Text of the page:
Vulnerability in Chrome and Firefox Leaks VPN Users Actual Public IP Address

A recently discovered vulnerability in both the Chrome and Firefox browsers could cause some security headaches for frequent VPN users. Recent updates to both browsers have enabled WebRTC by default, an API that allows for browser-to-browser communication and is generally used in VoIP calling, video chat, and other online applications, without the need for installing any extensions or plug-ins. The vulnerability effects any VPN user with the latest versions of Firefox or Chrome, using either Windows or Mac OS X. As most know, VPN services are generally utilized to mask a persons public IP address when communicating over the Internet, effectively providing a level of anonymity when browsing websites and using other Internet based services. All outbound Internet traffic is sent over an encrypted tunnel to the VPN providers’ servers, and then routed to the Internet from there.

The vulnerability in WebRTC lies in the method used to establish browser-to-browser connections when one or both machines are behind a NAT. This NAT “traversal” method requires both browsers to execute a bit of JavaScript that connects to a STUN (Session Traversal Utilities for NAT) server on the public Internet, which then facilitates the browser-to-browser connection when NAT is in use. When WebRTC makes the connection to the STUN server, rather than sending only the public IP you are appearing to connect from using the VPN, WebRTC also sends over your actual public IP, as well as your LAN IP. This is a huge problem, considering most common users of VPN services use them specifically to mask their actual public IP. On top of the fact that your actual public IP is leaked, having your LAN IP leaked is also a major security risk. This gives potential attackers the private IP addressing scheme used locally, as well as a LAN IP of a device, which could make it easier to penetrate and infect the internal network. A theoretical attack would consist of an attacker setting up a malicious webpage with the JavaScript needed to initiate the connection to a STUN server, and also a malicious STUN server active on the public Internet. Once the attacker has this set up, it’s just a matter of getting targets to visit the malicious page.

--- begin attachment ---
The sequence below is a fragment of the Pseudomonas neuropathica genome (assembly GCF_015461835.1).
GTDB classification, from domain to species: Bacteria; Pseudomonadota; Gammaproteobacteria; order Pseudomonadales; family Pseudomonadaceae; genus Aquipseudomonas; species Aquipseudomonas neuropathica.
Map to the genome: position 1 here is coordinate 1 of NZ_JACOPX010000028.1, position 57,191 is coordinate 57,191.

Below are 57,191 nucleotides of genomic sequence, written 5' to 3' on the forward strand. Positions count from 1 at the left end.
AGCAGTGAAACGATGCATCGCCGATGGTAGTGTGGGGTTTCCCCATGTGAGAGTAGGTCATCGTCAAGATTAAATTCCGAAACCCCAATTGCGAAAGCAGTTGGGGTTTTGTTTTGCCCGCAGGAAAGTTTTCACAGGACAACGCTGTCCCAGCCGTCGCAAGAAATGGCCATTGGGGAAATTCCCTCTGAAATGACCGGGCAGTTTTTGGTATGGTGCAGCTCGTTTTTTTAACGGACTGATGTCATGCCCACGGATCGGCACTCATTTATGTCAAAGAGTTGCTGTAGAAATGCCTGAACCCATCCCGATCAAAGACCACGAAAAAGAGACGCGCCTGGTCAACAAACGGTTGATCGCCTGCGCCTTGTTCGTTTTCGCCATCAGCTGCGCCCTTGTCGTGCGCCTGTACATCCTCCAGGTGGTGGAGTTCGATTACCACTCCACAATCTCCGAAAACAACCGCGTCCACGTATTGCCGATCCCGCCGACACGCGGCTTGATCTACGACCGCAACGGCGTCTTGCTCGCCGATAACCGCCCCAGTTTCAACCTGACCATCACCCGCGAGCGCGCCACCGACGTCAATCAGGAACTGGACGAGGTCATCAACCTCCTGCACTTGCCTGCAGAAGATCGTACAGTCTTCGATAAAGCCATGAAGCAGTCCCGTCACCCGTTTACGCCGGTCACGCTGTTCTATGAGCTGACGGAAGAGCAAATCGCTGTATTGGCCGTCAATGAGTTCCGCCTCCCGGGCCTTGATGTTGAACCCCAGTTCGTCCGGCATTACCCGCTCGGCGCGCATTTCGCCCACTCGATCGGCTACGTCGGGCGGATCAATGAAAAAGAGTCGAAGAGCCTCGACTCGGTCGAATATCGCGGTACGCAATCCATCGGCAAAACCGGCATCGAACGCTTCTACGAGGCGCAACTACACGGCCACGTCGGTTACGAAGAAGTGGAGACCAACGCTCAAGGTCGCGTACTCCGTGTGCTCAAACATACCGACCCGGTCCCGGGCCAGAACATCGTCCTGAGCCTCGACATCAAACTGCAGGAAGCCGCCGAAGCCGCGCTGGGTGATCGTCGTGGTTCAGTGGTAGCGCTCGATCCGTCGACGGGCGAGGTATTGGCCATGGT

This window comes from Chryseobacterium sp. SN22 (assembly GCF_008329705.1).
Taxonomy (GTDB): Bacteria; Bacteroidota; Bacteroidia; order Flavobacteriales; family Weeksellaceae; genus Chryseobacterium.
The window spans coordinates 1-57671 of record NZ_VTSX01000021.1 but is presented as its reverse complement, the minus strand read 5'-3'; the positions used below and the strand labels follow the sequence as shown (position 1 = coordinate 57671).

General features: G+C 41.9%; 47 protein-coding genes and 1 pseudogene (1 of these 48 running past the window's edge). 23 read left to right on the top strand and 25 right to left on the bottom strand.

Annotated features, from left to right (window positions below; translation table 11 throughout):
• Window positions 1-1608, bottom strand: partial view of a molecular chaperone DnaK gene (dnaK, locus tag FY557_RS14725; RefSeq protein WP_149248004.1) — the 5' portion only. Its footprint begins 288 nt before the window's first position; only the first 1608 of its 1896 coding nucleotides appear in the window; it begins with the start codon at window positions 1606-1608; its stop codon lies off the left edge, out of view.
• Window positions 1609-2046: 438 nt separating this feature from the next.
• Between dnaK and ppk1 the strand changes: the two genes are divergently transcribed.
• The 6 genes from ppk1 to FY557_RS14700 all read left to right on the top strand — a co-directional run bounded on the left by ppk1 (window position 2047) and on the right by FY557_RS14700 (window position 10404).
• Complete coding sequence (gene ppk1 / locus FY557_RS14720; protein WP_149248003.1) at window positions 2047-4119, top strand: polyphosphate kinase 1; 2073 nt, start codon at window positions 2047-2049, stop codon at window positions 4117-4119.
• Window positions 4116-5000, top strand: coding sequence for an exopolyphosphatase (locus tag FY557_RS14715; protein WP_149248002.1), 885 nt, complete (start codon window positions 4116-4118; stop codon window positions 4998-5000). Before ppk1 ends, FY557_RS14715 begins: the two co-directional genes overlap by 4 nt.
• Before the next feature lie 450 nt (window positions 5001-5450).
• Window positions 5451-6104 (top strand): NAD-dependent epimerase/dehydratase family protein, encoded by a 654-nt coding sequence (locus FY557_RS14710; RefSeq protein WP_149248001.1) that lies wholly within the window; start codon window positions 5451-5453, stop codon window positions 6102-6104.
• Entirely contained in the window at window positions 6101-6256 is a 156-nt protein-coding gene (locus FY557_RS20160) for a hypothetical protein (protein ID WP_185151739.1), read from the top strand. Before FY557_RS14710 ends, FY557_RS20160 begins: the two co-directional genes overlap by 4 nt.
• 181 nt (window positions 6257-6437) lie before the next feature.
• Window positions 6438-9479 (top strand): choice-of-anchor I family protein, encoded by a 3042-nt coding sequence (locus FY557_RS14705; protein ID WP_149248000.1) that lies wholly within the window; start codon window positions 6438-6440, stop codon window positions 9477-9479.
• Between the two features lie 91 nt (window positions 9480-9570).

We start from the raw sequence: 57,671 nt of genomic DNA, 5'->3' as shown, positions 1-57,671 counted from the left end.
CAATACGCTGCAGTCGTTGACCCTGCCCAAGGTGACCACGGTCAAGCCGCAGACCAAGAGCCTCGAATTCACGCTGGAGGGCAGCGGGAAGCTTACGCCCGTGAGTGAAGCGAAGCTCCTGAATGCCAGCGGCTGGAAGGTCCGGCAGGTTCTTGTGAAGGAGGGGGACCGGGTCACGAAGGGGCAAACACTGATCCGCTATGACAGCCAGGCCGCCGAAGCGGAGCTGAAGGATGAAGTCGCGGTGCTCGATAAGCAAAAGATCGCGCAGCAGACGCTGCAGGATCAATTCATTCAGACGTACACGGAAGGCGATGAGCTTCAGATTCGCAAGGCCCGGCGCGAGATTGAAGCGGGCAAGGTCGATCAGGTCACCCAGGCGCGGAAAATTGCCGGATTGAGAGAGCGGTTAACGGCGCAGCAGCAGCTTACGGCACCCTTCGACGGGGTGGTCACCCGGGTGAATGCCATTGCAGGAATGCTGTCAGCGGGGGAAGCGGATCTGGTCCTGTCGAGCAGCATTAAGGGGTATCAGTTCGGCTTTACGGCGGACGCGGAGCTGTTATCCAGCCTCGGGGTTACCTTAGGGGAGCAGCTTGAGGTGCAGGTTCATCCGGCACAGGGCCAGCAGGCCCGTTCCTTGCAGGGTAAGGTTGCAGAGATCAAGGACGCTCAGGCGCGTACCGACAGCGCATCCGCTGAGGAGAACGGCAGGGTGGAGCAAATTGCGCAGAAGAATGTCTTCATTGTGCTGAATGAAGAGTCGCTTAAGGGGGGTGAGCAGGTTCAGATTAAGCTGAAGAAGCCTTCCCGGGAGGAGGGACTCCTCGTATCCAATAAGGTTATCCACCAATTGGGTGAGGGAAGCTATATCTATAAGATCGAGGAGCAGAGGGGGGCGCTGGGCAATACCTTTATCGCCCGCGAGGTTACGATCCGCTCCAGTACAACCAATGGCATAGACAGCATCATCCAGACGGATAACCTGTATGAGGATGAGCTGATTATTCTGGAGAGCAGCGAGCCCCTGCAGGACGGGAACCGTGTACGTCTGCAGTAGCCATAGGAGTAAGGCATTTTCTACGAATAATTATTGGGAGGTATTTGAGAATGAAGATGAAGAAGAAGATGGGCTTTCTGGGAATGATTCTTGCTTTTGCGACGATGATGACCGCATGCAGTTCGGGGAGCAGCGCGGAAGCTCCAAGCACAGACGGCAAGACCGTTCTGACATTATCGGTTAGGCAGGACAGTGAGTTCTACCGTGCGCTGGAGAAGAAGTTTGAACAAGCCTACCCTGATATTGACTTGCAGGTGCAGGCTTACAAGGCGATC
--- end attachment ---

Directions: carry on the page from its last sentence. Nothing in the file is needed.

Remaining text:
As of right now, the only way to patch the vulnerability is to disable WebRTC entirely. This can be done by installing the WebRTC Block extension in Chrome, or installing a JavaScript blocking extension in Firefox and adjusting some configuration settings. You can check if you are vulnerable by navigating here and checking out the proof of concept (make sure you are connected to a VPN service).



Jarrod Manwaring